In an unprecedented confluence of taste between the juries and audiences, two films won the four top prizes at the 2006 Sundance Film Festival.
“Quinceanera,” writer-director Wash Westmoreland and Richard Glatzer’s “neo-sink drama” about young people caught in the warp of Latino tradition and gay gentrification in L.A.’s Echo Park, walked off with both the grand jury prize and the audience award in the dramatic competition.
In the documentary field, the same double whammy was pulled off by Christopher Quinn’s “God Grew Tired of Us,” an intimate look at how three Sudanese “lost boys” fare in their new lives in the U.S.
As of awards night, neither film had secured a domestic distribution deal, though that’s likely to change soon.
In the world cinema competition, jury prize in the dramatic section went to “13 Tzameti,” a black-and-white thriller by Georgian-born French director-writer Gela Babluani, while Mexican filmmaker Juan Carlos Rulfo’s “In the Pit,” about the workers building a second deck on the Periferico freeway in Mexico City, drew docu honors.
Audience winners for world cinema entries were drama “No. 2” and docu “De Nadie” (No One). “No. 2” is New Zealand writer-director Toa Fraser’s tale of a widow’s attempt to get her family’s groove back, and “De Nadie,” from Mexico’s Tin Dirdamal, is an account of a Central American immigrant’s perilous journey through Mexico toward the U.S. border.
Otherwise, the most honored film of the festival was “Iraq in Fragments,” which scored a hat trick by taking the awards for direction and cinematography (both by James Longley) in the documentary competition, as well as docu editing (by Billy McMillin, Fiona Otway and Longley).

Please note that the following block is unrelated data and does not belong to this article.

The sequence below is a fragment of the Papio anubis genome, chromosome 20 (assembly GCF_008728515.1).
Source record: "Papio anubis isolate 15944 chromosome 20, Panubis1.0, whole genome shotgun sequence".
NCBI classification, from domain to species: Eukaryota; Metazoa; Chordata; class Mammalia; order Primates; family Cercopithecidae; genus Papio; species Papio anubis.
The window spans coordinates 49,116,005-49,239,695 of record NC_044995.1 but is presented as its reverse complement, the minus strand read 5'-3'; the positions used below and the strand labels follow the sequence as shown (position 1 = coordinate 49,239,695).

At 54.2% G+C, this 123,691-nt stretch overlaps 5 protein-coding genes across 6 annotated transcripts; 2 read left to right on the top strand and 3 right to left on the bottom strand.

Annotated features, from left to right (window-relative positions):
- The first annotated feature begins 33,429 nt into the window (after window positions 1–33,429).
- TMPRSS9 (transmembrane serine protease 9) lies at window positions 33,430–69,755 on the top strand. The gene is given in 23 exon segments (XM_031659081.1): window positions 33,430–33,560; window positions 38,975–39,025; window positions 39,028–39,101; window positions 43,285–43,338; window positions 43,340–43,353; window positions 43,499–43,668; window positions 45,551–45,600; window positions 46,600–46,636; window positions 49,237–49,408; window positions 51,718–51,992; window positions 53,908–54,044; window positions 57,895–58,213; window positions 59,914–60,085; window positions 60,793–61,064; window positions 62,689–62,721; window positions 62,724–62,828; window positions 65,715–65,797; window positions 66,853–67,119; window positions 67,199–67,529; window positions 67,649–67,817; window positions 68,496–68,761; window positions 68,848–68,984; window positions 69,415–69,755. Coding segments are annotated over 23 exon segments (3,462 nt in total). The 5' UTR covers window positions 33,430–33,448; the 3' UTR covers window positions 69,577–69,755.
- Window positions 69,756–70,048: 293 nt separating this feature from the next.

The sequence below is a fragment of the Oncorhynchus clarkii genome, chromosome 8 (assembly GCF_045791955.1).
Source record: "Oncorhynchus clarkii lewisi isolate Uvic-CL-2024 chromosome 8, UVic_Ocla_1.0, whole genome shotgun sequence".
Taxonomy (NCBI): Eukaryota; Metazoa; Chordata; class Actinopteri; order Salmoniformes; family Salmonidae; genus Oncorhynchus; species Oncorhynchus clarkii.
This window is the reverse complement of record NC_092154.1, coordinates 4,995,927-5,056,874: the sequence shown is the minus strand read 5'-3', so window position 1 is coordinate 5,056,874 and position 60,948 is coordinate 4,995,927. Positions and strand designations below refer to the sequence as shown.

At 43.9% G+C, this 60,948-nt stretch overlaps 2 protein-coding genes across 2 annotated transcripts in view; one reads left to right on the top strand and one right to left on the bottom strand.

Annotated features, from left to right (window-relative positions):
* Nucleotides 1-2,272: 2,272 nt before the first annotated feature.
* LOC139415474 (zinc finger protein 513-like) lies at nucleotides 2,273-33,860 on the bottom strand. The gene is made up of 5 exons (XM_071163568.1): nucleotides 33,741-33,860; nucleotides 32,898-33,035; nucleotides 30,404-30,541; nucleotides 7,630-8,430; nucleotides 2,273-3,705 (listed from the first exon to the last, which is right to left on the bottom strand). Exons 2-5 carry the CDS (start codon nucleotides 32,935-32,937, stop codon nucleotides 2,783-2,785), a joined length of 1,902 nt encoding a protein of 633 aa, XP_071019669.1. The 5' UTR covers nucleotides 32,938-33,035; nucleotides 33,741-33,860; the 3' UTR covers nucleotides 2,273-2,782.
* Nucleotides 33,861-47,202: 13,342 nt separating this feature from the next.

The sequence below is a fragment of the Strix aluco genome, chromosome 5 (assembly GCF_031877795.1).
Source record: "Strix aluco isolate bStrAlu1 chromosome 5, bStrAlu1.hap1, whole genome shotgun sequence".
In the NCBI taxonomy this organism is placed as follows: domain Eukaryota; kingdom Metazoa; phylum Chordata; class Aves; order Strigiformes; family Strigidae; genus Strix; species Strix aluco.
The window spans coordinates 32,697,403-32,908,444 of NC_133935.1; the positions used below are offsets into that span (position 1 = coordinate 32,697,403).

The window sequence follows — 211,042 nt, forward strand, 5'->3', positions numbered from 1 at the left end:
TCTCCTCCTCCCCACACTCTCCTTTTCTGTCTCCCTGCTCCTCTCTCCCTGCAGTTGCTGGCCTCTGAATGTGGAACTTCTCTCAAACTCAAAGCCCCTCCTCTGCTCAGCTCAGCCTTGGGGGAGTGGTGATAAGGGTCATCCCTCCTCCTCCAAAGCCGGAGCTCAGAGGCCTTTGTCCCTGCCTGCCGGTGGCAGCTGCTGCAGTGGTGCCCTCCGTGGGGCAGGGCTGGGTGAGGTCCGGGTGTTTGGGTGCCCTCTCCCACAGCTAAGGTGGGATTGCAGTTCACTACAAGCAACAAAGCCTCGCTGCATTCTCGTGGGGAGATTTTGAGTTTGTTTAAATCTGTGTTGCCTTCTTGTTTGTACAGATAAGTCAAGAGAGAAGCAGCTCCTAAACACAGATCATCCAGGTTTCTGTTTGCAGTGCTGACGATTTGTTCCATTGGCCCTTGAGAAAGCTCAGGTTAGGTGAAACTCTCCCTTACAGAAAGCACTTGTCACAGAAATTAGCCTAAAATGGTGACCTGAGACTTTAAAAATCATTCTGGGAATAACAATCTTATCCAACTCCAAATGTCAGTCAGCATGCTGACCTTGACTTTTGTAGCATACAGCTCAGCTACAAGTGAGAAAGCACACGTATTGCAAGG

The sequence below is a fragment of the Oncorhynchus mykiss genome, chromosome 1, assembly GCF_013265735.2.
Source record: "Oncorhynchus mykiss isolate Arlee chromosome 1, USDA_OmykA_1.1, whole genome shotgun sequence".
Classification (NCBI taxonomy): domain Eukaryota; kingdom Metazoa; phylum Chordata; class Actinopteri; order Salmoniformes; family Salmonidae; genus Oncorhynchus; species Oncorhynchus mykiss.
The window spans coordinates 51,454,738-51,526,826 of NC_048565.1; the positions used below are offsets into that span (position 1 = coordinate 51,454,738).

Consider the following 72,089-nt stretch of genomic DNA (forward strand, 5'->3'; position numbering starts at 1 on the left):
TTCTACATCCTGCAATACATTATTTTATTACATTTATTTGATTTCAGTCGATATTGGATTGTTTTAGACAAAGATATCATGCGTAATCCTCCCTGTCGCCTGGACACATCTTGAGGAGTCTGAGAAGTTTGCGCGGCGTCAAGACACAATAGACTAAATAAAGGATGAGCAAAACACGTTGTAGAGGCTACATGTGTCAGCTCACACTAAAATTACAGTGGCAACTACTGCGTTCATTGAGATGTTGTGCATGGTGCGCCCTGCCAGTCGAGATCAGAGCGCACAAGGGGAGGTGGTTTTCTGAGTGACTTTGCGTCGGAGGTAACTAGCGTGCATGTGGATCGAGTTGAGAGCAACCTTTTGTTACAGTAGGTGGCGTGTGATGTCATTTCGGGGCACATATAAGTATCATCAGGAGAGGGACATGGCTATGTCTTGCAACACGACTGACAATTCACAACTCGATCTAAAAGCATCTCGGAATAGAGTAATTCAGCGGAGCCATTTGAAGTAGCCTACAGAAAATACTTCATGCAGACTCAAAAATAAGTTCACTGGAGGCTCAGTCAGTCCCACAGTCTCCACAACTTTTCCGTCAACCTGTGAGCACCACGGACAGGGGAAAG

Dito Montiel copped the directing prize for a U.S. dramatic feature for his personal memoir of growing up in Astoria, Queens, “A Guide to Recognizing Your Saints.” The Waldo Salt screenwriting prize for dramatic feature went to Hilary Brougher for her teen baby-murder drama “Stephanie Daley,” and d.p. Tom Richmond was singled out in the same category for his lensing of the terrorist bombing thriller “Right at Your Door.”
A number of special jury prizes were presented. In the dramatic competition, an award for ensemble performance went to “A Guide to Recognizing Your Saints” cast members Robert Downey Jr., Shia La Boeuf, Rosario Dawson, Chazz Palminteri, Dianne Wiest and Channing Tatum. A prize for independent vision went to “In Between Days,” a minimalist drama about Korean teen immigrants in Toronto, directed by So Yong Kim and written by Kim and Bradley Rust Gray.
The docu jury voted special prizes to Ian Inaba’s “American Blackout” and Michael Cain and Matt Radecki’s “TV Junkie.”
On the world cinema side, a special jury prize for dramatic films was bestowed upon Julia Kwan’s “Eve & the Fire Horse,” while two docus were honored, Philip Groening’s “Into Great Silence” and Yonghi Yang’s “Dear Pyongyang.”
Two films tied for the jury prize in short filmmaking, Carter Smith’s “Bugcrush” and Adam Parrish King’s “The Wraith of Cobble Hill.” Jury prize for international short went to Alex Pastor’s “The Natural Route” from Spain.
Dramatic competition jurors were Miguel Arteta, Terrence Howard, Alan Rudolph, Nancy Schreiber and Audrey Wells, while documentary jury members were Joe Bini, Zana Briski, Andrew Jarecki, Alexander Payne and Heather Rae.
Judging the world cinema dramas were Irene Bignardi, Lu Chuan and Thomas Vinterberg, while international docus were assessed by Kate Amend, Jean-Xavier de Lestrade and Rachel Perkins.
Shorts jury consisted of Georgia Lee, Sydney Neter and John Vanco.
Also announced Saturday were the 2006 Sundance/NHK Intl. Filmmakers Awards, which cite screenplays by emerging filmmakers from different world territories. Winners this year are Patrice Toy for “The Spring Ritual” (Europe); Fernando Eimbcke, “Lake Tahoe” (Latin America); Cruz Angeles, “Don’t Let Me Drown” (U.S.); and Kanji Nakajima, “The Clone Returns to the Homeland” (Japan).
Jurors for these prizes were Wim Wenders, Hector Babenco, Anthony Drazan, Marcos Bernstein, Fiona Mitchell, Joan Tewksbury, Toshio Endo, Yoshio Kakeo and Shunichi Nagasaki.
The Alfred P. Sloan Prize, which includes a $20,000 prize and goes to a film spotlighting “compelling topics in science,” went to Brazilian feature “The House of Sand,” directed by Andrucha Waddington and written by Elena Soarez.